Overall, the Sony WH-XB900N are extremely comfortable to wear, even over long periods of usage, owing to the large over-ear cups, the memory foam padding and a tried-and-tested design feature in the WH-1000XM3. They sport an inconspicuous and clean design that is not really meant to draw attention to itself. The headphones come along with a cloth carrying pouch, which isn’t as ideal as a hard case, a 3.5mm cable as well as a USB-C cable.
The Sony WH-XB900N serves up a plethora of features present in the WH-1000XM3 at a lower price point to users. Let’s delve into the array of features and their effectiveness. First up, the headphones come equipped with ANC (Active Noise Cancellation), however, the calibre of this technology is miles away from the WH-1000XM3, which is far superior even though they sport the same chip which Sony has dubbed the “HD Noise Canceling Processor QN1”. Isolation, when ANC is turned on, is extremely disappointing, especially in the bass range which renders it unsuitable for commute. In our tests, we could hear the railway tracks’ sounds, wind rumble and traffic on the road as clear as day even with ANC turned on, which is frankly distracting, especially when you’re attempting to gaze out of the local train window, listening to your favourite tracks, looking all pensive.
However, the ANC performance indoors is starkly different since it works extremely well in office environments. It completely veils speech and background sounds in such environments, providing a truly immersive experience. This suggests that ANC does well in blocking out the middle-range and treble external sounds, such as the voices of our noisy editorial team.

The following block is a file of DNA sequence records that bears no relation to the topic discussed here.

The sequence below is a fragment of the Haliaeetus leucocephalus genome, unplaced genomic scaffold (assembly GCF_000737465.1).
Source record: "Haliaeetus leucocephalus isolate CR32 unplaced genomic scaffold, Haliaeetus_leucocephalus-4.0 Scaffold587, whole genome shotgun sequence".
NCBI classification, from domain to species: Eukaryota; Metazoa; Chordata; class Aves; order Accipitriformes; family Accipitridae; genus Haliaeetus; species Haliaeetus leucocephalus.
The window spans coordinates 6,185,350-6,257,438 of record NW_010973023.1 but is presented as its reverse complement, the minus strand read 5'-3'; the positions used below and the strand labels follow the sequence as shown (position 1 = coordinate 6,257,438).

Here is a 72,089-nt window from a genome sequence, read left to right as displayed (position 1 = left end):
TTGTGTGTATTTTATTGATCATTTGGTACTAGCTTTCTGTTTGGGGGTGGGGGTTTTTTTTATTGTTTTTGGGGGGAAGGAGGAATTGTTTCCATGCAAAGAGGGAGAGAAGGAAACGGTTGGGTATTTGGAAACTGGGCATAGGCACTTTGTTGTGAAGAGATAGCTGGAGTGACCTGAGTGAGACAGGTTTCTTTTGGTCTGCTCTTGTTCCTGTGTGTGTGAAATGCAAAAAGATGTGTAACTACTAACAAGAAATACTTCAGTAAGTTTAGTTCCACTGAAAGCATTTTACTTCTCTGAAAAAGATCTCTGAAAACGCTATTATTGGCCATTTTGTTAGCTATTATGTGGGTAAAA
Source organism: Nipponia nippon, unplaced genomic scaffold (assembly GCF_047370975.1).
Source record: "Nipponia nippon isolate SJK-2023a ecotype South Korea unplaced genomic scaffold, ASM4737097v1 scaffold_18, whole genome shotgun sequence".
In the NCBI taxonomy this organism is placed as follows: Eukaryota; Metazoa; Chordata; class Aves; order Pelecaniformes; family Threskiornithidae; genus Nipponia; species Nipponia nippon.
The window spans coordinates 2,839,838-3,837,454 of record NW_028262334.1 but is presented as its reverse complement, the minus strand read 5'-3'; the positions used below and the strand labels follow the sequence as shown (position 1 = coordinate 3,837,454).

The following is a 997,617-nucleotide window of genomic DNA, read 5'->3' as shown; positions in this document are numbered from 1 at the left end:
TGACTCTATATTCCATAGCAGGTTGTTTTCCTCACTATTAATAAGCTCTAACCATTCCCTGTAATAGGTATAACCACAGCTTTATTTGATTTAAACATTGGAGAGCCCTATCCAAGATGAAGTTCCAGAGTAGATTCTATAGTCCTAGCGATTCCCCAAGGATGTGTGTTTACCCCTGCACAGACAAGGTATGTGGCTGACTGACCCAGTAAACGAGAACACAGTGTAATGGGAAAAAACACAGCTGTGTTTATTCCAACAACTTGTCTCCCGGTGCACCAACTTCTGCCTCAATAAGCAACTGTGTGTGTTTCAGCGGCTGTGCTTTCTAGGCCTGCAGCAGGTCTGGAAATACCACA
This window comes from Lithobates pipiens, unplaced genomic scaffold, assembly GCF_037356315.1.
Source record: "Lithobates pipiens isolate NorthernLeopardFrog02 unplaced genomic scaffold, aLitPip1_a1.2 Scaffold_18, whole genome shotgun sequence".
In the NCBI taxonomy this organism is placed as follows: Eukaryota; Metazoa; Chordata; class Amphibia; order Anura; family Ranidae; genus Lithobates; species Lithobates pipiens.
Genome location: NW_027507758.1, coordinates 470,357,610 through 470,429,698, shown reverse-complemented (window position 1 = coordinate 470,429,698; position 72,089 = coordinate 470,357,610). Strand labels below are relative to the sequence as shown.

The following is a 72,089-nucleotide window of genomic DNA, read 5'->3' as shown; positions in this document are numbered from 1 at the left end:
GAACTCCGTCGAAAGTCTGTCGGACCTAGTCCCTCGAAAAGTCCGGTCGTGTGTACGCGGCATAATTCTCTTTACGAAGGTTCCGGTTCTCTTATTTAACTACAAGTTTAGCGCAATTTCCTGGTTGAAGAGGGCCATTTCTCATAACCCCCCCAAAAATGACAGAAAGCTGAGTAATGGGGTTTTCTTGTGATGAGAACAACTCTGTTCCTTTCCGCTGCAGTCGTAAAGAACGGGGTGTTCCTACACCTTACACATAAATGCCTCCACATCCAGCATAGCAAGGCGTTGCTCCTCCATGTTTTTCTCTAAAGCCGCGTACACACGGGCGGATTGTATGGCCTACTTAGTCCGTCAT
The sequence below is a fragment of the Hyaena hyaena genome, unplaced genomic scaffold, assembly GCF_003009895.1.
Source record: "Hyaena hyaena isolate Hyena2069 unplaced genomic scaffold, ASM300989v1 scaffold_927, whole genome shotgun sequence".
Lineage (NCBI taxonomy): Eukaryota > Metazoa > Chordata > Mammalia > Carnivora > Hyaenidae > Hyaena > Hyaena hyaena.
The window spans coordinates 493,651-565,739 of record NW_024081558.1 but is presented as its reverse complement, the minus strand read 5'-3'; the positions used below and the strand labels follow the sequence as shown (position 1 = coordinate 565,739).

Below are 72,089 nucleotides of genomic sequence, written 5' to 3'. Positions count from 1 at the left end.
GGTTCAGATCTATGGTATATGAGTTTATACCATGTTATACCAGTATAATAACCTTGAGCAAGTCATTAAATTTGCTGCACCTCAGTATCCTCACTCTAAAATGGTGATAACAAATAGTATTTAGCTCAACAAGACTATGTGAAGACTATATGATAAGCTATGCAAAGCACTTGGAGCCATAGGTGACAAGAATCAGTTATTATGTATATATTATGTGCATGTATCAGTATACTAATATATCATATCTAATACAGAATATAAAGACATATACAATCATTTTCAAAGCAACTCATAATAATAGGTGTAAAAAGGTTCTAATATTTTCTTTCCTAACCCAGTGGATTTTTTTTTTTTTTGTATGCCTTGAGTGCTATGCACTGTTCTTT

The headphones also boast an accompanying app – Sony | Headphones Connect available for Android and iOS users. The WH-XB900N can access a plethora of features and customisations through the app including adaptive sound control, ambient sound control, a capable EQ, sound position control and DSEE mode. Note: To access more granular equaliser controls on the app, you will need to revert to SBC streaming.
We found ourselves testing out Adaptive Sound Control quite a bit, which is an equivalent to the Jabra 85H’s ‘Moments’. Adaptive Sound Control essentially detects your surroundings and actions using its microphones and AI capabilities to set an ambient mode for you. The modes include – Staying, Walking, Running, and Transport. The ambient sound is heightened in walking mode and ramped up even more in running mode to ensure that you stay vigilant of your surroundings, while it goes into complete ANC during transport and allows minimal ambient sound during Staying mode. Using the app, you can tweak these settings according to your preference. Personally, the reviewer changed Staying Mode from allowing minimal ambient sound in, to no ambient sound at all.